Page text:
In a time when so many of our elected leaders are hiding from those who disagree with them, when the leader who sits in the highest office in our nation is using the very power of that office to try and shut down those who might challenge his decisions, comments, and choices, I pray for all our Mr. Back Pews- be they in the media, be they in one political party or another, be they in community organizations, be they in houses of worship, be they artists, be they our neighbors in the streets with banners and signs…. Go on, Mr. Back Pew. Keep questioning. Keep exploring. Keep challenging. Keep calling it out. Keep demanding accountability. And keep building better leaders. Please. We need you.

Oh, and may our leaders be so bold as to listen…


Rev. Erin Counihan serves as pastor at Oak Hill Presbyterian Church (PCUSA) in St. Louis, MO. She is a contributor to the RevGals book, There’s a Woman in the Pulpit, and blogs at http://www.somewhatreverend.wordpress.com.


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4 thoughts on “The Pastoral is Political: Please, Call Me Out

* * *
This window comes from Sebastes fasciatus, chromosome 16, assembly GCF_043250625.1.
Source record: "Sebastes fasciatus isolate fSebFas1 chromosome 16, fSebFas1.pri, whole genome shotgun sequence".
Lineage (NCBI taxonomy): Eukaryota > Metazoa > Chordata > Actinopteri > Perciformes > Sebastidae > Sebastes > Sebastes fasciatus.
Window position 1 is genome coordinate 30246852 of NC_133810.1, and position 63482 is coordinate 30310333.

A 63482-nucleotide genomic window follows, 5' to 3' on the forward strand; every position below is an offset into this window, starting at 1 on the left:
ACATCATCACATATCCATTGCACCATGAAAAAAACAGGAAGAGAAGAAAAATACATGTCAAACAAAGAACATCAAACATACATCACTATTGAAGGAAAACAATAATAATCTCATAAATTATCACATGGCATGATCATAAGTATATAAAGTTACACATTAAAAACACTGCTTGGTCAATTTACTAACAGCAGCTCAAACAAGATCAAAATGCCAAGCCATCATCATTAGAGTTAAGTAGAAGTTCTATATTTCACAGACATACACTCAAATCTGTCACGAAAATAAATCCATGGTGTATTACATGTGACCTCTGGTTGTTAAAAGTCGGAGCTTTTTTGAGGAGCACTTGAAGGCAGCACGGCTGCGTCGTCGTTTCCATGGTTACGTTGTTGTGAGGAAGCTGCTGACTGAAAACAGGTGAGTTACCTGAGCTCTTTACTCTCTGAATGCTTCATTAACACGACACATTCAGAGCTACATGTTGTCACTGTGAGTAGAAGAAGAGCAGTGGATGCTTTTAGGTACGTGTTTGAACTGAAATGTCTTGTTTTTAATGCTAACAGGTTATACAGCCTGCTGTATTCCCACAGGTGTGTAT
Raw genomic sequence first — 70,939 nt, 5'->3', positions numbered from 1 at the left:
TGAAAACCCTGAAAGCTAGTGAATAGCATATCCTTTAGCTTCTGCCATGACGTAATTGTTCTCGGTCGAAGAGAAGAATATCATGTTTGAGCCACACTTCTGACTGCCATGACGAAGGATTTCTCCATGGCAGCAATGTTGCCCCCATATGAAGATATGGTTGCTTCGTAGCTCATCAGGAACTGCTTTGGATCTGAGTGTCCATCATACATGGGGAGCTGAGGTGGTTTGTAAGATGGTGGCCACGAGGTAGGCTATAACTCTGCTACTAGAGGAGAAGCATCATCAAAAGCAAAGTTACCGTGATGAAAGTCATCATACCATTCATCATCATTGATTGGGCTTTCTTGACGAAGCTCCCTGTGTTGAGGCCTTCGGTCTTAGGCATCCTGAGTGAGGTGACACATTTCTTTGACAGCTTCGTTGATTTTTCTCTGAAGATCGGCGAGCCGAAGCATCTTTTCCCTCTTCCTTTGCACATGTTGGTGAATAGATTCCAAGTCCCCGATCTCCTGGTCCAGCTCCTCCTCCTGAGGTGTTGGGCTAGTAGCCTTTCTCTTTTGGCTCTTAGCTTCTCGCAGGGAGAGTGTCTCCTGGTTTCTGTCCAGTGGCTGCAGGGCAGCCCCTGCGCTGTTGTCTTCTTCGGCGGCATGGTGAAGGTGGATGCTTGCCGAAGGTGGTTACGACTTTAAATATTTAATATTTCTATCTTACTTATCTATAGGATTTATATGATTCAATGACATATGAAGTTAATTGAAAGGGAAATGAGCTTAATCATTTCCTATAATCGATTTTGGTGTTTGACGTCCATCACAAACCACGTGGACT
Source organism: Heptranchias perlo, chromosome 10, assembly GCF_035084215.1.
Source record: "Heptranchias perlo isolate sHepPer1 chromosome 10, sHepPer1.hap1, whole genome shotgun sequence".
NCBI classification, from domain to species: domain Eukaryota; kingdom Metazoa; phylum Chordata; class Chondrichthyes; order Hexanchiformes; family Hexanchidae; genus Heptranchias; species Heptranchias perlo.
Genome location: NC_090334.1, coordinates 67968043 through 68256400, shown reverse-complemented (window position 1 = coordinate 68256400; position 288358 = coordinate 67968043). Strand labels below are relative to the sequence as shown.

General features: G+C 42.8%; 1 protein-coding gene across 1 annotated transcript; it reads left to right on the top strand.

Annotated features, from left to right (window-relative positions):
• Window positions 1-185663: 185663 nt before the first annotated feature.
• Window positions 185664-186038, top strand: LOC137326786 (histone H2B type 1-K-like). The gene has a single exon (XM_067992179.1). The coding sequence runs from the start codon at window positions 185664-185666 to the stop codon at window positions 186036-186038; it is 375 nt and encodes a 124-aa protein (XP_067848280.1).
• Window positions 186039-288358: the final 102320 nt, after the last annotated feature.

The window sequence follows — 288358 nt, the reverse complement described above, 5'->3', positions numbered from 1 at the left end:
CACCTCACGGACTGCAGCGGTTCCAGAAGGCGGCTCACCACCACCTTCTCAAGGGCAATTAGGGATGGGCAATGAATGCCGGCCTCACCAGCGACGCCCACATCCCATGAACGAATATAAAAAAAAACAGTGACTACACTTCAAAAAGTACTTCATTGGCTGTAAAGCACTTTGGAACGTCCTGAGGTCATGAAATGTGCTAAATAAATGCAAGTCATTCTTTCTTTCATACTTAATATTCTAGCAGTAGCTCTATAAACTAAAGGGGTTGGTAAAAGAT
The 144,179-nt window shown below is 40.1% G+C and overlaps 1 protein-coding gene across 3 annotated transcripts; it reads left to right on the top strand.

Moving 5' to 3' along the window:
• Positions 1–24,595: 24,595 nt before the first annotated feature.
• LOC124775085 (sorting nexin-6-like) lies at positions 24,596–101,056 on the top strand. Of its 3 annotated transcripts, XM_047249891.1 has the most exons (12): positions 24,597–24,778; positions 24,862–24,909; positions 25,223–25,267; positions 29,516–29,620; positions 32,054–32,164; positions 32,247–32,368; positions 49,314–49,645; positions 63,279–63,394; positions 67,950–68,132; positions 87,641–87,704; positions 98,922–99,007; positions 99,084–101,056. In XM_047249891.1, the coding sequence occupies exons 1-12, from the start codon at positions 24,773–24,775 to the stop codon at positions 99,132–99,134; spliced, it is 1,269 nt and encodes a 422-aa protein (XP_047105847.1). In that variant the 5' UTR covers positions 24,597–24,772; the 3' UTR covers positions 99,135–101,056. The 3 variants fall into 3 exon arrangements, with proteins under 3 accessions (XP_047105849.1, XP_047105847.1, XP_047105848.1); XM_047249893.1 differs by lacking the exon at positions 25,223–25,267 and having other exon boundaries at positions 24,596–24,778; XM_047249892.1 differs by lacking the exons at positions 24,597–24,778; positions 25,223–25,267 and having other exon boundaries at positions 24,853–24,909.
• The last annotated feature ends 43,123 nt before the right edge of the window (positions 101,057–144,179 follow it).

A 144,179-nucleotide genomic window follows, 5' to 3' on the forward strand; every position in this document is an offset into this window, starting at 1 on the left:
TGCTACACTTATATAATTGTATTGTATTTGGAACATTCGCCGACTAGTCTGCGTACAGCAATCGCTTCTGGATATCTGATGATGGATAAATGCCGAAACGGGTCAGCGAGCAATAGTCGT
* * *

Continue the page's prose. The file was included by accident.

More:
1. thank you for this. I appreciate the way you describe being a pastor as a called and yet vote-affirmed position. I also appreciate the gentle yet direct way you have addressed the importance of leadership accountability.


  2. I *love* this. Thank you. I’ve served congregations with thoughtful and challenging folks like this, and it keeps me alive, somehow. My current congregation has a potter that fills this role. I’ve also served congregations without questioners, and it’s dull and draining.


  3. Ordinarily I don’t post, but thank you for this in this week of stress. We’re beginning a series for Lent next week based on the November 9 Pastoral Letter from the Collegium of the United Church of Christ. We included the text of that document in Sunday’s bulletin, along with the schedule of speakers. The speakers will represent the populations or issues raised in the letter and speak about how their agencies’ work has been affected in recent weeks and how we might help. Wow. What pushback. I need to remember to learn from the appointments that will occur in my office over the next 2 days. I’m sort of scared, sometimes dumbfounded at the instantaneous reactions of some, and heartened by the young people who are actively spreading the word about this opportunity.